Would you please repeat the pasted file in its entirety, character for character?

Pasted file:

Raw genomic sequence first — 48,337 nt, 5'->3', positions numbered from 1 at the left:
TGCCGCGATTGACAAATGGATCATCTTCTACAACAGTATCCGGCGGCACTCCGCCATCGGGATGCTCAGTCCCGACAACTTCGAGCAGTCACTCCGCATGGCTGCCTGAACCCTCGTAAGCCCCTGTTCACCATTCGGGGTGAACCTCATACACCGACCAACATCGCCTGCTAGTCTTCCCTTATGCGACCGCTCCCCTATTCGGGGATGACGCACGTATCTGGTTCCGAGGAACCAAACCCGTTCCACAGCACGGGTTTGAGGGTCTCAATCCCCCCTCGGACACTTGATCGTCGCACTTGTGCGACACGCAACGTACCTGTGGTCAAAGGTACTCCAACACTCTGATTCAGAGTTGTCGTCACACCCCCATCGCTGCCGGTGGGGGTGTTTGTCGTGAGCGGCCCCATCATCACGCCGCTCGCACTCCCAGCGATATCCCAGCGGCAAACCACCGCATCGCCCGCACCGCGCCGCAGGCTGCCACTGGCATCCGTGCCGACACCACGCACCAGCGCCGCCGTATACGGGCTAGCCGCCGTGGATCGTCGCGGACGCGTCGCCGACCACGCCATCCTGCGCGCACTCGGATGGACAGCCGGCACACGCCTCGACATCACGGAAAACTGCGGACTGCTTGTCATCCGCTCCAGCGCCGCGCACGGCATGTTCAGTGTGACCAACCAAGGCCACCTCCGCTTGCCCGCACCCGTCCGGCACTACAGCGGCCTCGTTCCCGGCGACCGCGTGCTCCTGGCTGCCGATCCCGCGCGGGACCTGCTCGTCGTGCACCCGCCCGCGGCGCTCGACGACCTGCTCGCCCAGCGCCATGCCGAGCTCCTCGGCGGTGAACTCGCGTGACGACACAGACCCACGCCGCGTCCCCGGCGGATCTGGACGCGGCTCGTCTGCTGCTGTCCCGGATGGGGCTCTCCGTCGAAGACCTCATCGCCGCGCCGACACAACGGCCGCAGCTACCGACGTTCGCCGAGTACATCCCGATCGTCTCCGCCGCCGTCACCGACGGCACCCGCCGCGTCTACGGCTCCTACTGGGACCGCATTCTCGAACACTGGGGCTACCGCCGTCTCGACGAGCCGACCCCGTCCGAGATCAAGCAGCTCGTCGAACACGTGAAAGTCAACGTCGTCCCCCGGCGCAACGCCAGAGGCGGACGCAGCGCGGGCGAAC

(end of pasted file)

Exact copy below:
Raw genomic sequence first — 48,337 nt, 5'->3', positions numbered from 1 at the left:
TGCCGCGATTGACAAATGGATCATCTTCTACAACAGTATCCGGCGGCACTCCGCCATCGGGATGCTCAGTCCCGACAACTTCGAGCAGTCACTCCGCATGGCTGCCTGAACCCTCGTAAGCCCCTGTTCACCATTCGGGGTGAACCTCATACACCGACCAACATCGCCTGCTAGTCTTCCCTTATGCGACCGCTCCCCTATTCGGGGATGACGCACGTATCTGGTTCCGAGGAACCAAACCCGTTCCACAGCACGGGTTTGAGGGTCTCAATCCCCCCTCGGACACTTGATCGTCGCACTTGTGCGACACGCAACGTACCTGTGGTCAAAGGTACTCCAACACTCTGATTCAGAGTTGTCGTCACACCCCCATCGCTGCCGGTGGGGGTGTTTGTCGTGAGCGGCCCCATCATCACGCCGCTCGCACTCCCAGCGATATCCCAGCGGCAAACCACCGCATCGCCCGCACCGCGCCGCAGGCTGCCACTGGCATCCGTGCCGACACCACGCACCAGCGCCGCCGTATACGGGCTAGCCGCCGTGGATCGTCGCGGACGCGTCGCCGACCACGCCATCCTGCGCGCACTCGGATGGACAGCCGGCACACGCCTCGACATCACGGAAAACTGCGGACTGCTTGTCATCCGCTCCAGCGCCGCGCACGGCATGTTCAGTGTGACCAACCAAGGCCACCTCCGCTTGCCCGCACCCGTCCGGCACTACAGCGGCCTCGTTCCCGGCGACCGCGTGCTCCTGGCTGCCGATCCCGCGCGGGACCTGCTCGTCGTGCACCCGCCCGCGGCGCTCGACGACCTGCTCGCCCAGCGCCATGCCGAGCTCCTCGGCGGTGAACTCGCGTGACGACACAGACCCACGCCGCGTCCCCGGCGGATCTGGACGCGGCTCGTCTGCTGCTGTCCCGGATGGGGCTCTCCGTCGAAGACCTCATCGCCGCGCCGACACAACGGCCGCAGCTACCGACGTTCGCCGAGTACATCCCGATCGTCTCCGCCGCCGTCACCGACGGCACCCGCCGCGTCTACGGCTCCTACTGGGACCGCATTCTCGAACACTGGGGCTACCGCCGTCTCGACGAGCCGACCCCGTCCGAGATCAAGCAGCTCGTCGAACACGTGAAAGTCAACGTCGTCCCCCGGCGCAACGCCAGAGGCGGACGCAGCGCGGGCGAAC